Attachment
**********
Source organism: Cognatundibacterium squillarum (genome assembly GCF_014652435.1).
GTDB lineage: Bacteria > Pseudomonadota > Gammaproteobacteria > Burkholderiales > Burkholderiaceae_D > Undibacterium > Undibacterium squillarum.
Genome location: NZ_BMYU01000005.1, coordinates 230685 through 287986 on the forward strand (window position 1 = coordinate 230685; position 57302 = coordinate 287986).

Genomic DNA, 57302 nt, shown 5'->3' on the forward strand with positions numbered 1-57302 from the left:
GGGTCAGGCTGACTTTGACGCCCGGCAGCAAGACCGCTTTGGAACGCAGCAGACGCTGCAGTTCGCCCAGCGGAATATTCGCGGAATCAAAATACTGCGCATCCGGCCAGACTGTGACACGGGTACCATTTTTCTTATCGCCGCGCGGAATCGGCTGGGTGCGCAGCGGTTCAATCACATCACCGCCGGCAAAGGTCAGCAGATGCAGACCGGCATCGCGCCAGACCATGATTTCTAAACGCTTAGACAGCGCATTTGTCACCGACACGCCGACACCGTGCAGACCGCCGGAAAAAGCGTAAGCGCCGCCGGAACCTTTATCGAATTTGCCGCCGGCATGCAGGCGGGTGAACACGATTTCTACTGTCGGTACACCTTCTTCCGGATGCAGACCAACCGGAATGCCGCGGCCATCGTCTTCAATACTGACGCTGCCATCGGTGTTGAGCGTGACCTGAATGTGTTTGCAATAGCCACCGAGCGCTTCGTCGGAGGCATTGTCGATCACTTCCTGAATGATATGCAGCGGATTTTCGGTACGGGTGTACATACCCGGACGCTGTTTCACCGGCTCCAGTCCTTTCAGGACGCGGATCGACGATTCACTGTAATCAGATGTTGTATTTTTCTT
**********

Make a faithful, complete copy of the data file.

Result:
Source organism: Cognatundibacterium squillarum (genome assembly GCF_014652435.1).
GTDB lineage: Bacteria > Pseudomonadota > Gammaproteobacteria > Burkholderiales > Burkholderiaceae_D > Undibacterium > Undibacterium squillarum.
Genome location: NZ_BMYU01000005.1, coordinates 230685 through 287986 on the forward strand (window position 1 = coordinate 230685; position 57302 = coordinate 287986).

Genomic DNA, 57302 nt, shown 5'->3' on the forward strand with positions numbered 1-57302 from the left:
GGGTCAGGCTGACTTTGACGCCCGGCAGCAAGACCGCTTTGGAACGCAGCAGACGCTGCAGTTCGCCCAGCGGAATATTCGCGGAATCAAAATACTGCGCATCCGGCCAGACTGTGACACGGGTACCATTTTTCTTATCGCCGCGCGGAATCGGCTGGGTGCGCAGCGGTTCAATCACATCACCGCCGGCAAAGGTCAGCAGATGCAGACCGGCATCGCGCCAGACCATGATTTCTAAACGCTTAGACAGCGCATTTGTCACCGACACGCCGACACCGTGCAGACCGCCGGAAAAAGCGTAAGCGCCGCCGGAACCTTTATCGAATTTGCCGCCGGCATGCAGGCGGGTGAACACGATTTCTACTGTCGGTACACCTTCTTCCGGATGCAGACCAACCGGAATGCCGCGGCCATCGTCTTCAATACTGACGCTGCCATCGGTGTTGAGCGTGACCTGAATGTGTTTGCAATAGCCACCGAGCGCTTCGTCGGAGGCATTGTCGATCACTTCCTGAATGATATGCAGCGGATTTTCGGTACGGGTGTACATACCCGGACGCTGTTTCACCGGCTCCAGTCCTTTCAGGACGCGGATCGACGATTCACTGTAATCAGATGTTGTATTTTTCTT